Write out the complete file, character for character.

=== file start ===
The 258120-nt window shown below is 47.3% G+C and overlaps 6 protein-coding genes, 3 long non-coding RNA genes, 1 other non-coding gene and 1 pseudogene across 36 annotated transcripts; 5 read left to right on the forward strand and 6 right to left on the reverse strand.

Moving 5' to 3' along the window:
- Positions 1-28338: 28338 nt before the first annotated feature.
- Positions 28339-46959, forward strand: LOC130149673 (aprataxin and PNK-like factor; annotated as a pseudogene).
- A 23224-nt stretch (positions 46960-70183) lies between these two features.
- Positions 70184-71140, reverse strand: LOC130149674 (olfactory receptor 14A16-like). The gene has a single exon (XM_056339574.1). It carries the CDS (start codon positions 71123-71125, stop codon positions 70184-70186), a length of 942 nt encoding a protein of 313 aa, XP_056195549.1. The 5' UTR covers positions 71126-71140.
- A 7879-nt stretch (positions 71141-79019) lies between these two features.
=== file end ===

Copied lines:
The 258120-nt window shown below is 47.3% G+C and overlaps 6 protein-coding genes, 3 long non-coding RNA genes, 1 other non-coding gene and 1 pseudogene across 36 annotated transcripts; 5 read left to right on the forward strand and 6 right to left on the reverse strand.

Moving 5' to 3' along the window:
- Positions 1-28338: 28338 nt before the first annotated feature.
- Positions 28339-46959, forward strand: LOC130149673 (aprataxin and PNK-like factor; annotated as a pseudogene).
- A 23224-nt stretch (positions 46960-70183) lies between these two features.
- Positions 70184-71140, reverse strand: LOC130149674 (olfactory receptor 14A16-like). The gene has a single exon (XM_056339574.1). It carries the CDS (start codon positions 71123-71125, stop codon positions 70184-70186), a length of 942 nt encoding a protein of 313 aa, XP_056195549.1. The 5' UTR covers positions 71126-71140.
- A 7879-nt stretch (positions 71141-79019) lies between these two features.